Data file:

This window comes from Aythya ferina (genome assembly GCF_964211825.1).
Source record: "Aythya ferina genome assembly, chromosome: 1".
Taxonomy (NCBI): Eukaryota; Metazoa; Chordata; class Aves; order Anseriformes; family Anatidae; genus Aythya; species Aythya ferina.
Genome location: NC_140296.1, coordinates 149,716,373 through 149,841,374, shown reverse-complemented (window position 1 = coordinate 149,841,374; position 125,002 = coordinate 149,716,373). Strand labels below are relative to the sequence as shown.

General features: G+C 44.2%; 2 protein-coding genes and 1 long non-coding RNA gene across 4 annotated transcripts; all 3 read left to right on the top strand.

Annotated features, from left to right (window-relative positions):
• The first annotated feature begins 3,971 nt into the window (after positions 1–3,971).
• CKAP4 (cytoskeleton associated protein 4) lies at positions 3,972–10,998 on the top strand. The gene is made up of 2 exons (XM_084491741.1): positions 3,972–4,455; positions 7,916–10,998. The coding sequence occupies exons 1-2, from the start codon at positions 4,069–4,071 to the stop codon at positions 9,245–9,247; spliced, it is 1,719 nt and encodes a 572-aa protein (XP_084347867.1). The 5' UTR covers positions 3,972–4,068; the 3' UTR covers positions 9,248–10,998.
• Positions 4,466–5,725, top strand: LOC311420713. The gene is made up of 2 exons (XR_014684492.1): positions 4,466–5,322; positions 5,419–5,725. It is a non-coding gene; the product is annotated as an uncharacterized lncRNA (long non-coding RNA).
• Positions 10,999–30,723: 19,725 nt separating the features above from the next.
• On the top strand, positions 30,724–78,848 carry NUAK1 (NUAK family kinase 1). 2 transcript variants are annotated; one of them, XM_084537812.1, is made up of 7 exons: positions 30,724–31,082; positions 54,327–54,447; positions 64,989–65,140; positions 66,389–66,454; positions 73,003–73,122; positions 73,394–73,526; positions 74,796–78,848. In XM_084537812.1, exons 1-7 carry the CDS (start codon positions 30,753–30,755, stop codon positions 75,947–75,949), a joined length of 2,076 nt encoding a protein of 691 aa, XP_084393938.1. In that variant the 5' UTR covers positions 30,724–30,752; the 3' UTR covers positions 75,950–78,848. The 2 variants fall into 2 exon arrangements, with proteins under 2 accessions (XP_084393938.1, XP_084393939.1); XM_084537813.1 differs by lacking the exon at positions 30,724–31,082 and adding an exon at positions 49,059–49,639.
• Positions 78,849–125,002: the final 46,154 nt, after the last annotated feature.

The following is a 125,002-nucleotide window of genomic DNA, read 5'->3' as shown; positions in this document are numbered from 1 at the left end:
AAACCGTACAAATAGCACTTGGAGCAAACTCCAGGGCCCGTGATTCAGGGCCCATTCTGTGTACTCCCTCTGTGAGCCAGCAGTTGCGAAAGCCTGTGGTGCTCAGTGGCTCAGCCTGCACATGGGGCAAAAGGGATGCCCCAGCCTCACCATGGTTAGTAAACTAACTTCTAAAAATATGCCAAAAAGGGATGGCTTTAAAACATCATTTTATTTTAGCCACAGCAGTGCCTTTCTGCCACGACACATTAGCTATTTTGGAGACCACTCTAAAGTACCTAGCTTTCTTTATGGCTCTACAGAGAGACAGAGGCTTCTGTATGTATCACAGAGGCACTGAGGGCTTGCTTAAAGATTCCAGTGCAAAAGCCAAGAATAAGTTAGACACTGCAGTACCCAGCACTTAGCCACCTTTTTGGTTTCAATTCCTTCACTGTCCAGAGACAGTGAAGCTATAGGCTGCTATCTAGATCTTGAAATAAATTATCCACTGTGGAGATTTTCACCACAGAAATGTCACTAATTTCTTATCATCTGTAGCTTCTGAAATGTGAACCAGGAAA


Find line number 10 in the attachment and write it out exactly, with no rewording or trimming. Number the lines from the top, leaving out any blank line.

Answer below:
• Positions 10,999–30,723: 19,725 nt separating the features above from the next.